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September 25, 2020
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Twitter Debuting Facebook-Like Design

San Francisco, California–Not only is Twitter likely phasing out its @-replies, the microblog is rolling out a new desktop version. The new Twitter Facebook-Like design is already available to new users and some high profile handles, the company announced on its blog.

“What’s new about the new you? The new web profile lets you use a larger profile photo, customize your header, show off your best Tweets and more,” the microblog wrote. Among the changes are greater attention to banner images, user profile images, and the inclusion of photos and videos within the actual feed.

In the coming weeks, all users will be able to switch over to the new look. In addition to the visual changes, Twitter is changing how its users interact with content.

What’s New in the Twitter Facebook-Like Design

Among the changes, the new interface places heavy focus not only on banner images and user photos and videos, it amps-up the way users find and interact with content.

New Twitter Facebook like design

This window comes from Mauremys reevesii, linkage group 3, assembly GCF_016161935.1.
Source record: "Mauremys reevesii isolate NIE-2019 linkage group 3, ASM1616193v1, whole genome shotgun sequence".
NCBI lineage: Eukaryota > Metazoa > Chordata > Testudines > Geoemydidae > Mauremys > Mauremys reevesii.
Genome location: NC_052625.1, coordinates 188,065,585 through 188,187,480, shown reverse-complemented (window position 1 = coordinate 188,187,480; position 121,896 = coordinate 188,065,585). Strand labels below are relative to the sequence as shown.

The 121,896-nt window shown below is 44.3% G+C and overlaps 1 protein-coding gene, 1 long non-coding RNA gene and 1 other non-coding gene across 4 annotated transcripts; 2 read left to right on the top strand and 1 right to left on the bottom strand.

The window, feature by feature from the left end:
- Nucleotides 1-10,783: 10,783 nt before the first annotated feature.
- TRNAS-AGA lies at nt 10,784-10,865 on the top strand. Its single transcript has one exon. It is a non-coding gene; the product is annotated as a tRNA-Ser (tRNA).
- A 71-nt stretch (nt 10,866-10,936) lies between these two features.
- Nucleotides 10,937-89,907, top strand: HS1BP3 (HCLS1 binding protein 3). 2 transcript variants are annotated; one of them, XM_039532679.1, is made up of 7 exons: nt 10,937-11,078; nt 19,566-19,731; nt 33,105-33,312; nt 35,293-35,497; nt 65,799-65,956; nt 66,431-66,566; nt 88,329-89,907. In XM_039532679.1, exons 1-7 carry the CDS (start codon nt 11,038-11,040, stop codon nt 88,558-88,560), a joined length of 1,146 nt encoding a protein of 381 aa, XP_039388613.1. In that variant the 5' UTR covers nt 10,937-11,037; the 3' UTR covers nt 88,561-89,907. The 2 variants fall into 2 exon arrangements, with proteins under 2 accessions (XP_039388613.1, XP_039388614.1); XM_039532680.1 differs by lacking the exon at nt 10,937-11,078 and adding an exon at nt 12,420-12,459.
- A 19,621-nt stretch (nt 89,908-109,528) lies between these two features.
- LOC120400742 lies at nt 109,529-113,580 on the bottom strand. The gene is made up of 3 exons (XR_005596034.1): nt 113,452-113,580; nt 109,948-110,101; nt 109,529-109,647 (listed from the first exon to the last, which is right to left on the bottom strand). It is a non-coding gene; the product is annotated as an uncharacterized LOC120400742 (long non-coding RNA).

Credit: Twitter

There are three big changes which people will be able to use:

  • Best Tweets: These are tweets which have received more engagement and will be slightly larger so users’ best content will be easier to find.
  • Pinned Tweet: Users will be able to pin their tweets to the top of their page.
  • Filtered Tweets: Users will have the ability to choose which timeline they view when checking-out other peoples’ profiles. There will be three sorting options: tweets, tweets with photos or videos, or tweet and replies.

Twitter has implemented other recent changes, which include custom timelines, made available in November of last year, and photo and video previews. The microblog is stilling growing, but has yet to turn a profit. It recently reduced its ad rates, which did cause revenue to rise.

Carolyn Moritz

Carolyn Moritz is a news journalist for Xanjero and a blogger. She is a freelance travel and digital news writer living and working in St. Petersburg, Florida.

View all posts by Carolyn Moritz →

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